How Gov. Pritzker, sister Penny — billionaires both — jump-started Illinois COVID-19 relief fund
In the war against COVID-19, the Pritzkers are working the philanthropy precincts — and opening their own wallets — to address the catastrophe statewide.
The mobilization to respond to the horrific coronavirus pandemic includes jump-starting philanthropy to move at warp speed, the reason Illinois Gov. J.B. Pritzker called his sister, Penny, a former Commerce Secretary, on the night of March 18.
Penny Pritzker was at home watching a movie with her family when her younger brother phoned. He asked her to lead a statewide drive to raise money to help nonprofits quickly provide crucial COVID-19 assistance. This would be aid outside of everything the state of Illinois government was doing.
She immediately agreed.
Six days later, the Illinois COVID-19 Response fund was announced — with a nearly $23 million startup pot of money and people who know how to get this kind of organization up and running.
That things came together so fast — and with such a hefty opening round of donations — is largely due to Penny Pritzker, who is chairing the new fund.
For decades, the Pritzker siblings — billionaires each — have been major philanthropists outside of their government, business and political portfolios.
And in this war against COVID-19, a health and economic nightmare, Illinois has an advantage over other states in that the Pritzkers’ are working the philanthropy precincts — and opening their own wallets — to locally address this catastrophe.
J.B. donated $4 million to the Illinois fund — $2 million personal and $2 million through his and his wife’s foundation. Unannounced at the governor’s briefing last Thursday, March 26, — when the fund was unveiled — was that Penny Pritzker and her husband, Bryan Traubert, contributed $1.5 million. The family Pritzker Foundation also donated as well as another Pritzker family member, Matthew.
J.B. and Penny, through their foundations or own funds, also gave to the Chicago Community COVID-19 Response Fund created March 17 by the Chicago Community Trust and United Way of Metro Chicago — a remarkable coming together of Chicago-based foundations.
The Chicago Sun-Times has learned that foundations related to Penny Pritzker and her husband in combination with the Pritzker Foundation contributed a total of $3.6 million to the two new charities. This includes more than $1 million to the Chicago effort.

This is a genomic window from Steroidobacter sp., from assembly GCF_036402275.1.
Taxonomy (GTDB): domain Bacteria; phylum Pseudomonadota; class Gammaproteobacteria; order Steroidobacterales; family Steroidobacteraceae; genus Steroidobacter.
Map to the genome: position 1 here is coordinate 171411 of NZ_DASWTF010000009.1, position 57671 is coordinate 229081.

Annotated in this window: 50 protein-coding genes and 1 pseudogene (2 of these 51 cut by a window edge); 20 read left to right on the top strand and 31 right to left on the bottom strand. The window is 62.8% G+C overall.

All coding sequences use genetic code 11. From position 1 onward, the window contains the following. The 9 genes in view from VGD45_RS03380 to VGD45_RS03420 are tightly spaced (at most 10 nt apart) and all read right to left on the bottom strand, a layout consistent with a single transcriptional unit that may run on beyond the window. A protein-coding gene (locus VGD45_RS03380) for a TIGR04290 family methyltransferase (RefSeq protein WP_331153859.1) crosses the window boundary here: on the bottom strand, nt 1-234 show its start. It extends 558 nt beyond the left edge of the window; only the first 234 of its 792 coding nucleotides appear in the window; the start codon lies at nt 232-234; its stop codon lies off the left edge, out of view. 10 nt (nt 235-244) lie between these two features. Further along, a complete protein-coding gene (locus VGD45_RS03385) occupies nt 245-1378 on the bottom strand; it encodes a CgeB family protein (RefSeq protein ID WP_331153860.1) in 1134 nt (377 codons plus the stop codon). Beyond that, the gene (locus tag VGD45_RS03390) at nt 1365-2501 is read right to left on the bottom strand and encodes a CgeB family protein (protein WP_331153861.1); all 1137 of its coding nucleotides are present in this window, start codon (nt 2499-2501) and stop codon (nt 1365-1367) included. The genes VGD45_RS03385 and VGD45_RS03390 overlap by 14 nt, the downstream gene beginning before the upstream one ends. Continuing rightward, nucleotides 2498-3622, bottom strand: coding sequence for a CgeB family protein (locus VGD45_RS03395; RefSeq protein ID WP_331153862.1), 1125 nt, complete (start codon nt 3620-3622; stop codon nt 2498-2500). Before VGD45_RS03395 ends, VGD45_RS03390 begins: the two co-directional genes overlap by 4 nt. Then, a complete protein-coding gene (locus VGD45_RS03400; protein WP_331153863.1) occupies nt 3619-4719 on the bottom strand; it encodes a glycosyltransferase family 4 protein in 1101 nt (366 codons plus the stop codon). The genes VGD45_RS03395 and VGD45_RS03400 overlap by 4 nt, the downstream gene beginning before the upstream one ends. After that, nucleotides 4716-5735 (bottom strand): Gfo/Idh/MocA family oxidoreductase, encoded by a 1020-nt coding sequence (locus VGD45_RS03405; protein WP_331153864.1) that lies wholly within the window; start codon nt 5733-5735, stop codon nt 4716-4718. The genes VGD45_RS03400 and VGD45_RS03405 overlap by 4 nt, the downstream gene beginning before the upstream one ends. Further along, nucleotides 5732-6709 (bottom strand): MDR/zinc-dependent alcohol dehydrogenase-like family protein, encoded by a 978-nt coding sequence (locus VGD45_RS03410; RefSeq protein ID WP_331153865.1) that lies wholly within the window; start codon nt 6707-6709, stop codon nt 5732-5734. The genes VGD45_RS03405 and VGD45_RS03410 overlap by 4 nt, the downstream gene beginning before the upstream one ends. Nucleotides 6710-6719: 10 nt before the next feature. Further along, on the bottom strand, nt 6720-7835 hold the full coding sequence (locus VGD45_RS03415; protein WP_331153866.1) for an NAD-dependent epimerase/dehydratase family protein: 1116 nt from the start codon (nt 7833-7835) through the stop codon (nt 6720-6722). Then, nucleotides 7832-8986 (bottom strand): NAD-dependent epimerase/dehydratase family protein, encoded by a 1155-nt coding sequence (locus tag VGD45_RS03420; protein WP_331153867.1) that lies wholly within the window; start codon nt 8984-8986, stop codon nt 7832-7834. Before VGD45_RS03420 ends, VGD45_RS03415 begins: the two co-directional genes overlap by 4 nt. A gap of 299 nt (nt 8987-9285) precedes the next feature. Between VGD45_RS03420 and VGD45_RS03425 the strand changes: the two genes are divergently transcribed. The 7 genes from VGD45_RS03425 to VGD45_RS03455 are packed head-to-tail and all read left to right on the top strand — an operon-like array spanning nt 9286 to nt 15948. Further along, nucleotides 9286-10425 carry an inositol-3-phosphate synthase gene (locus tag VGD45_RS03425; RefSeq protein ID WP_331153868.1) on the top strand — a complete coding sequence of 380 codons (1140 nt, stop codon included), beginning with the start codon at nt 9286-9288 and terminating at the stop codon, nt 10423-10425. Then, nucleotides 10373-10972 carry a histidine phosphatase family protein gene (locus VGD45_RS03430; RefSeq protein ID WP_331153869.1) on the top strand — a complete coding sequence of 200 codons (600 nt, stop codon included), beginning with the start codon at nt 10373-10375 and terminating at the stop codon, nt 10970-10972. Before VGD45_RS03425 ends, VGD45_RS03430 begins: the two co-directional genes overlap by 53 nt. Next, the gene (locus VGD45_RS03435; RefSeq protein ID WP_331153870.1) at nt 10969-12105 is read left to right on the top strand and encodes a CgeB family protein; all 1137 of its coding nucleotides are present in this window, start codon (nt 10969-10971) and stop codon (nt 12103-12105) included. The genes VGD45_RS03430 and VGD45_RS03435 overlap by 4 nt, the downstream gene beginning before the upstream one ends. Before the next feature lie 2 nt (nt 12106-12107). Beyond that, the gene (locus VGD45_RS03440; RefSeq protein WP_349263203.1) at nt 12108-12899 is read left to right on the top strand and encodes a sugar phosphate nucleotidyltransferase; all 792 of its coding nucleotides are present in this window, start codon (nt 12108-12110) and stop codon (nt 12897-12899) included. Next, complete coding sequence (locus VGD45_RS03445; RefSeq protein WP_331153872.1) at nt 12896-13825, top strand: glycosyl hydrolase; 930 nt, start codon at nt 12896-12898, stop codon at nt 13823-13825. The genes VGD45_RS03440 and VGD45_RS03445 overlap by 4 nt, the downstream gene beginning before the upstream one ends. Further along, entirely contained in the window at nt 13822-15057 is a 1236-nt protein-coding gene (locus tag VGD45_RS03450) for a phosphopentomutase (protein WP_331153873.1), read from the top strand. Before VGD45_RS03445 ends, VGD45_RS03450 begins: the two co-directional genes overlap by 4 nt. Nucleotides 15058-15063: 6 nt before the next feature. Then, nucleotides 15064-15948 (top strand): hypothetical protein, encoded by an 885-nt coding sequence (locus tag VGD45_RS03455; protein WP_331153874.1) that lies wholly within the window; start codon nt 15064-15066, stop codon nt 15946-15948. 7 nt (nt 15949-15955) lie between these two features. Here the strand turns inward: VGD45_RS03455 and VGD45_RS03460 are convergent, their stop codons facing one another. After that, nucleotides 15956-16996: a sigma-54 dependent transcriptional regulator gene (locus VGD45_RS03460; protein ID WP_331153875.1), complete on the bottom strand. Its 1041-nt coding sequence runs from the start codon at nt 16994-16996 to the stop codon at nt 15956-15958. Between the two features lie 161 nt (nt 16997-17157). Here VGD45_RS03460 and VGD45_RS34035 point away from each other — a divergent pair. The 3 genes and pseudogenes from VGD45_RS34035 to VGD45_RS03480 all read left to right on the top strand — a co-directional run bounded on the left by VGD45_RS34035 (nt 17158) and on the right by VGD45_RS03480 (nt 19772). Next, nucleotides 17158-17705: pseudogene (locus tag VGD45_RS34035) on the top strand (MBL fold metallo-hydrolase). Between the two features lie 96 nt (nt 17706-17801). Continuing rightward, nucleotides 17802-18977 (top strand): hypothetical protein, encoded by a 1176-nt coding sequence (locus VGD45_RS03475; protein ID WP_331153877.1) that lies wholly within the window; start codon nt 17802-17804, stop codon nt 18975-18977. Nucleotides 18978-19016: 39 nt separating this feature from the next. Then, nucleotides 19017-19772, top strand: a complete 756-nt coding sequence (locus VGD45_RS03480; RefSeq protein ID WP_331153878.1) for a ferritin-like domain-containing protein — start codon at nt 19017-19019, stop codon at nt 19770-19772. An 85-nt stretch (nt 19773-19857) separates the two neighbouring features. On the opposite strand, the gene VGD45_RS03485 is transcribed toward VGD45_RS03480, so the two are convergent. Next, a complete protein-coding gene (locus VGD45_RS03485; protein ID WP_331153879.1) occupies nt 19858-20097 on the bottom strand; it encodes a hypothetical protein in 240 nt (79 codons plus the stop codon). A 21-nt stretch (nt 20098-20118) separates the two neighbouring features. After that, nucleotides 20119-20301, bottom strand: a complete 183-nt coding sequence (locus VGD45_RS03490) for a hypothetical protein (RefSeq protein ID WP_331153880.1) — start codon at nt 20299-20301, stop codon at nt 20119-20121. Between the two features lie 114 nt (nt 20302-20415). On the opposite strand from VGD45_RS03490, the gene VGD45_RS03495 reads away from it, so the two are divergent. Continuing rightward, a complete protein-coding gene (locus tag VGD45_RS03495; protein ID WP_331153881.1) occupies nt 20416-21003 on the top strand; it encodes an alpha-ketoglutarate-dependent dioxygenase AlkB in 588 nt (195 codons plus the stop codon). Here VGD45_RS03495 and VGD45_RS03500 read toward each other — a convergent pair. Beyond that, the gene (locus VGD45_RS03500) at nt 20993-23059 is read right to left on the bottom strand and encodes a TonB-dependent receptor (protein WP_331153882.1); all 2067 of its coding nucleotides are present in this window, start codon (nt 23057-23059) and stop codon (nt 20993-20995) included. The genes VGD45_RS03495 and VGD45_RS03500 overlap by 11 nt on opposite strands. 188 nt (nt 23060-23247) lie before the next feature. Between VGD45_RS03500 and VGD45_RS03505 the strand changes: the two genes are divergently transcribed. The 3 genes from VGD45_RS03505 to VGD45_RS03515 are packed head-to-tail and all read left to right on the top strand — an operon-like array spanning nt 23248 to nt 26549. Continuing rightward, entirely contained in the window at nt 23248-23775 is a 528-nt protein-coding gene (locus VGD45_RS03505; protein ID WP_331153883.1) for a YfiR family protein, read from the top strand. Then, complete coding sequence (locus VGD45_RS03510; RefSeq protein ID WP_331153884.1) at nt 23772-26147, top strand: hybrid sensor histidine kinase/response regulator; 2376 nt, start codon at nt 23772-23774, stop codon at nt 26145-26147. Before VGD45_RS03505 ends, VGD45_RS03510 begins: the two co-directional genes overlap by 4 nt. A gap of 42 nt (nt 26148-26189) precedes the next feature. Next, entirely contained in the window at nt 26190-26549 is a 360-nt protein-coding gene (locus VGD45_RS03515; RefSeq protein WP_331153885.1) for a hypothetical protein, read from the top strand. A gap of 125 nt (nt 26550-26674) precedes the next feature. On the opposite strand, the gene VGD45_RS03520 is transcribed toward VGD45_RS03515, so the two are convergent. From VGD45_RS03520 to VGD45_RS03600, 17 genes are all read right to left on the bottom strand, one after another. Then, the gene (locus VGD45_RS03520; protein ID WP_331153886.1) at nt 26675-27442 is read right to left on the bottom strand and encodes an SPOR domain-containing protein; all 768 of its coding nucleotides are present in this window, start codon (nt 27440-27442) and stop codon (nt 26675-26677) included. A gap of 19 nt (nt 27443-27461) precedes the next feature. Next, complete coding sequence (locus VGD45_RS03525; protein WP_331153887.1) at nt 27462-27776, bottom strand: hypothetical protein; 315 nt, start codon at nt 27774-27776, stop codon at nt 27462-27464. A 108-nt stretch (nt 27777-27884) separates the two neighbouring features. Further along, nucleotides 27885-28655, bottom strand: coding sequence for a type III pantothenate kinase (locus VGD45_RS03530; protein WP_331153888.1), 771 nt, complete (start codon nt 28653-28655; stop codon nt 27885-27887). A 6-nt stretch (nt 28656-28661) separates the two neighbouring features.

The newly spawned Chicago and Illinois COVID-19 funds will not overlap.
They have in common the urgent goal to get money out the door with speed given the immense need. The luxury days of time-consuming grant-making applications and review are over.
Last Tuesday, the Chicago fund announced $3.5 million in grants to 42 nonprofits. According to the MacArthur Foundation, that fund raised $13.5 million as of last week.
The first grants from the Illinois fund will be out in the coming days with a focus on organizations providing the emergency basics: food, health, shelter, safety and financial assistance.
When it comes to getting others to give, Penny Pritzker has a golden Rolodex and longstanding relations with the high-end contributors and foundations who are the rocks of Chicago’s major philanthropy community.
In the political context of giving, there would not have been an Obama presidency if not for Penny Pritzker’s fundraising abilities. She was finance chair of then-Sen. Barack Obama’s 2008 presidential campaign. The money she raised for his first quarter report was an impressive enough haul to make Obama a viable presidential candidate.
Obama tapped her to be his Commerce Secretary during his second term. After returning to Chicago, Pritzker became chair of PSP Partners, her investment firm in the Loop sweeping in the Pritzker Realty Group and other companies. Her board memberships include, among others, Microsoft and the Obama Foundation.
Even before the COVID-19 outbreak, Pritzker and her husband decided to strengthen their philanthropic commitment to Chicago, pledging $100 million in the years to come.
The winner of their foundation’s Chicago Prize, a $10 million grant for West or South Side community investment, will be announced soon.
Major corporations and individuals donated to the Illinois fund just by being asked by Pritzker. No one required time-killing lengthy proposals or presentations.
The fund — whose corporate and individual donors are a who’s who of Chicago givers — is a partnership with the United Way of Illinois and the Alliance of Illinois Community Foundations.
A source told the Sun-Times the combined ComEd, Exelon Foundation and Exelon Generation donated $2 million; $1 million each came from McDonald’s, Blue Cross and Blue Shield of Illinois, Caterpillar Foundation and State Farm Insurance.
No amount is too small. As Pritzker said at her brother’s briefing, “Even a dollar or $5 can make a difference in the lives of others at this horrific time.”